“It’s something good, a legacy that is being carried on in the family. I’m happy to be the next in the family to be competing at the Olympics.”

It isn’t just a medal in the singles Tsitsipas has his eyes on, he will also be bidding for success in the mixed doubles alongside Maria Sakkari. The two previously paired up at the 2019 Hopman Cup where they finished second in their group.

“We have already played once (together), and we had great success,” Sakkari told reporters on Monday. “We know each other really well, and we are much better players two-and-a-half years later, and we are both really pumped to play together. Of course, I cannot predict that we will get a medal. We will try our best and I think we give ourselves the best chance we can.”

Tsitsipas will return to action tomorrow in the men’s singles where he will play Frances Tiafoe in the second round.

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Carlos Alcaraz reaches his first ATP Tour final in Umag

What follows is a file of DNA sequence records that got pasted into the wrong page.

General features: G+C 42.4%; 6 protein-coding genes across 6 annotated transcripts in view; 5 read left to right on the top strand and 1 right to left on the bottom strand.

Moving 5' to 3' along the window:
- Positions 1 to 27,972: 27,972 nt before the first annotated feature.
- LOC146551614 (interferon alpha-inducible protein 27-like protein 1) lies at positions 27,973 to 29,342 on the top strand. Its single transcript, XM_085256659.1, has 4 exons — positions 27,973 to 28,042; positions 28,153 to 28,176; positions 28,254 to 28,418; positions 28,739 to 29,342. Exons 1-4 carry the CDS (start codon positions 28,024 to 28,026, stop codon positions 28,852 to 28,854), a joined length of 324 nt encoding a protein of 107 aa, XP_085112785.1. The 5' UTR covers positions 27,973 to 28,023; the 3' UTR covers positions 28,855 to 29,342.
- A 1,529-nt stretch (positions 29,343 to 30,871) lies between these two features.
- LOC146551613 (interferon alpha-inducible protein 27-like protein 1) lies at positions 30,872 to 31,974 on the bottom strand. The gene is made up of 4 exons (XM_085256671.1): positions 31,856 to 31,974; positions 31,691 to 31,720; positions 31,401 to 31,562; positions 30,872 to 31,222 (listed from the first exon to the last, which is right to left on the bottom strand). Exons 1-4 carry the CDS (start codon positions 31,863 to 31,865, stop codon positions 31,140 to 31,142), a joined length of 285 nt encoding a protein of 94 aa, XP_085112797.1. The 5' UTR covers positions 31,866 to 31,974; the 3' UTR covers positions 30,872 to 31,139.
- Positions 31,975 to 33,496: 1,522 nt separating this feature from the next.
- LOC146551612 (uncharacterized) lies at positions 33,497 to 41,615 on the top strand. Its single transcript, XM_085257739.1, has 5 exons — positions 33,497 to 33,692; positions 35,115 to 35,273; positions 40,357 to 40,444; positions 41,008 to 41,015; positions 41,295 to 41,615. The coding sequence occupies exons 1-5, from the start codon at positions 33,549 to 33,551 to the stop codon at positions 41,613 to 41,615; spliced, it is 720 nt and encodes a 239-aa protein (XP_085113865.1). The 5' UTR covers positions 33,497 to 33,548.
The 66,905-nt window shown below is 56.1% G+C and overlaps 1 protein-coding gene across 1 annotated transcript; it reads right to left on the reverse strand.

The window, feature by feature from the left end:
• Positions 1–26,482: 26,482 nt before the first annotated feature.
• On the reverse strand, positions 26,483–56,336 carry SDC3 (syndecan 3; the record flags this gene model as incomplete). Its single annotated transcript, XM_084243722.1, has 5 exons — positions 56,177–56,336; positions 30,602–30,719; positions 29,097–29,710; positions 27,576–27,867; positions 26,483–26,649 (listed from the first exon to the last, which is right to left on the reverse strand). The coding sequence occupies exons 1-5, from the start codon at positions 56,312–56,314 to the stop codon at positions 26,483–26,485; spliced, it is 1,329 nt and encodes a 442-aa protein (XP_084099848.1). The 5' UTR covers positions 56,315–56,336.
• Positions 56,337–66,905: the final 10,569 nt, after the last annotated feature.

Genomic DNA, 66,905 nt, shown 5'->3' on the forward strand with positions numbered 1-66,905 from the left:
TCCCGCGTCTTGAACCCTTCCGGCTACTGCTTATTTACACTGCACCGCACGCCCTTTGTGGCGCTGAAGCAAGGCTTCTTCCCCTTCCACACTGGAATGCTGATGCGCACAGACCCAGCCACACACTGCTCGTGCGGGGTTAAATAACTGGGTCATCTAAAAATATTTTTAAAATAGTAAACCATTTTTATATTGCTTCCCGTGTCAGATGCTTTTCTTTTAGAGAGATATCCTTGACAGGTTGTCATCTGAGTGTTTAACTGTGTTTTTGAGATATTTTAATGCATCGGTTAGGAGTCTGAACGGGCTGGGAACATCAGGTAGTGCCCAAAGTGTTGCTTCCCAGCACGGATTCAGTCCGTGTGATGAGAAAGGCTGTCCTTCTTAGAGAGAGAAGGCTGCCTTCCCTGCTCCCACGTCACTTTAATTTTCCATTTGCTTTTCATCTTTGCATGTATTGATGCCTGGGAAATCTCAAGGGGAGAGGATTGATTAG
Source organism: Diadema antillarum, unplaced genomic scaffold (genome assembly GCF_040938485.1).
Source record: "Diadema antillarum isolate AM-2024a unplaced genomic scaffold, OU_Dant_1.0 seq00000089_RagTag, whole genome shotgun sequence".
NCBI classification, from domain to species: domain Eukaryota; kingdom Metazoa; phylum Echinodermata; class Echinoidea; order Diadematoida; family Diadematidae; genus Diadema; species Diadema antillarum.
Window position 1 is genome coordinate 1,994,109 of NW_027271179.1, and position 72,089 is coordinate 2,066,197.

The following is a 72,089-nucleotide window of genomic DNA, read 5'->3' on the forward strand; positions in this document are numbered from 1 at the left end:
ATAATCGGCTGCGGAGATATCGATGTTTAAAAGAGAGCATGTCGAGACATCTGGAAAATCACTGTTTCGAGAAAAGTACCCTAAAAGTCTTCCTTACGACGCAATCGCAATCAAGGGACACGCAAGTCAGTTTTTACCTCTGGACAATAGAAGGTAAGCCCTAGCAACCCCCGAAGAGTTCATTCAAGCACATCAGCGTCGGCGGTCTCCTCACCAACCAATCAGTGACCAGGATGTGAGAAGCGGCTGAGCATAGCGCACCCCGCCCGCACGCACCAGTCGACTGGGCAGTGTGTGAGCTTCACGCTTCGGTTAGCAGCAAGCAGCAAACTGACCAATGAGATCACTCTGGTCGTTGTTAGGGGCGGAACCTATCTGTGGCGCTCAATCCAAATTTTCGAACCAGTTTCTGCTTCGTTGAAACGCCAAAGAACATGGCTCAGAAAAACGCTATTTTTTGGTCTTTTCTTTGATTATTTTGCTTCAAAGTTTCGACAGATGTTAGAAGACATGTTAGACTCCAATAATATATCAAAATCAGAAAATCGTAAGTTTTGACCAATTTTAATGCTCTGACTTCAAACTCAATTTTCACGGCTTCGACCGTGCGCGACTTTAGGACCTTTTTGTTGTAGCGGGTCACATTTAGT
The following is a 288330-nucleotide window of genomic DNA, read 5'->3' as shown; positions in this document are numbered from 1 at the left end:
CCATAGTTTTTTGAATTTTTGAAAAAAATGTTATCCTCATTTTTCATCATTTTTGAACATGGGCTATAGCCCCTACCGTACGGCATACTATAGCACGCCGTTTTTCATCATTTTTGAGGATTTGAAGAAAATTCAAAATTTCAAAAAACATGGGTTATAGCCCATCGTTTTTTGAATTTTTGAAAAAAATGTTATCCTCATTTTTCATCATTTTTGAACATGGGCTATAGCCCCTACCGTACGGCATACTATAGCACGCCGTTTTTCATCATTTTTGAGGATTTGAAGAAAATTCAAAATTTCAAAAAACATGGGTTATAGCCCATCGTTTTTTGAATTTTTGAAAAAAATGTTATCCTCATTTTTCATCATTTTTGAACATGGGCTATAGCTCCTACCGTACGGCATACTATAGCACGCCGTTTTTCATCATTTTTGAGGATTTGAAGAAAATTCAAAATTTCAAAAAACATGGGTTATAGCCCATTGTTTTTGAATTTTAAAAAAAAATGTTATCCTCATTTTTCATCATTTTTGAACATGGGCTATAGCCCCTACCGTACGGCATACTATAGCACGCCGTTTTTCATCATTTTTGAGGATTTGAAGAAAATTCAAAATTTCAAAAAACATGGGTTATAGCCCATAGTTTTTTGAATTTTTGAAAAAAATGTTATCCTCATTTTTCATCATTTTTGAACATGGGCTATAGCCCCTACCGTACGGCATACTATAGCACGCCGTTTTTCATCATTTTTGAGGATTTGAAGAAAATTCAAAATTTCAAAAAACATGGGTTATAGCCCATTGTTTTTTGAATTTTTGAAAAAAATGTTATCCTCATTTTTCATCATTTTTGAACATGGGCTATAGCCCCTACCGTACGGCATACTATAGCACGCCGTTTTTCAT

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Spanish Next Gen star Carlos Alcaraz secured a spot in his first ATP tour-level final with a 6-2 7-6 (7-3) at the Plava Laguna Croatia Open in Umag. 

 

Alcaraz has become the youngest ATP Tour finalist since 18-year-old Kei Nishikori won the Delray Beach title in 2008. 

Alcaraz broke twice to open up a 4-0 lead and held his next service games to close out the first set 6-2. 

Ramos Vinolas came back from a break down three times in the second set, when Alcaraz served for the match. Alcaraz battled through the second-set tie-break to clinch the win after two hours. 

Alcaraz set up a final against Richard Gasquet, who battled past German qualifier Daniel Altmeier 7-6 (7-2) 3-6 6-3 after three hours and 11 minutes. 

Gasquet has become the second oldest finalist in tournament history. The 35-year-old saved seven of hi sten break points, but he converted just just 3 of his 17 break points.  

Gasquet rallied from a break down twice to draw level to 4-4 before winning the tie-break 7-2. Altmeier converted his third break point in the eighth game to win the second set 6-3. Altmeier saved three break points in the second game, before Gasquet converted his second break point in the sixth game to win the second set 6-3.